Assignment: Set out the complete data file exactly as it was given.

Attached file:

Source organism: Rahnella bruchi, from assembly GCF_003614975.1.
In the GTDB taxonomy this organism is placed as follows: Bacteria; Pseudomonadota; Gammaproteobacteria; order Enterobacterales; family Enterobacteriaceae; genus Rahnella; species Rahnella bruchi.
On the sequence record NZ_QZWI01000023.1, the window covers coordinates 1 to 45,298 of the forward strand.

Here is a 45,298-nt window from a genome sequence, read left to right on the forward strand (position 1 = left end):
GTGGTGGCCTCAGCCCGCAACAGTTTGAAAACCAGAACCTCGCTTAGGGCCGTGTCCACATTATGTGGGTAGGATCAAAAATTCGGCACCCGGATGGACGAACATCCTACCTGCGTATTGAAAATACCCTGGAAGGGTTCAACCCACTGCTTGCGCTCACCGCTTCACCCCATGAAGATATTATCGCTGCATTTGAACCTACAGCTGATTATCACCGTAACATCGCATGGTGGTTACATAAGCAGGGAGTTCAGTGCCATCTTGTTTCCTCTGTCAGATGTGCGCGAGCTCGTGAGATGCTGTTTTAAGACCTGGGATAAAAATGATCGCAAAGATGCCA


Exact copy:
Source organism: Rahnella bruchi, from assembly GCF_003614975.1.
In the GTDB taxonomy this organism is placed as follows: Bacteria; Pseudomonadota; Gammaproteobacteria; order Enterobacterales; family Enterobacteriaceae; genus Rahnella; species Rahnella bruchi.
On the sequence record NZ_QZWI01000023.1, the window covers coordinates 1 to 45,298 of the forward strand.

Here is a 45,298-nt window from a genome sequence, read left to right on the forward strand (position 1 = left end):
GTGGTGGCCTCAGCCCGCAACAGTTTGAAAACCAGAACCTCGCTTAGGGCCGTGTCCACATTATGTGGGTAGGATCAAAAATTCGGCACCCGGATGGACGAACATCCTACCTGCGTATTGAAAATACCCTGGAAGGGTTCAACCCACTGCTTGCGCTCACCGCTTCACCCCATGAAGATATTATCGCTGCATTTGAACCTACAGCTGATTATCACCGTAACATCGCATGGTGGTTACATAAGCAGGGAGTTCAGTGCCATCTTGTTTCCTCTGTCAGATGTGCGCGAGCTCGTGAGATGCTGTTTTAAGACCTGGGATAAAAATGATCGCAAAGATGCCA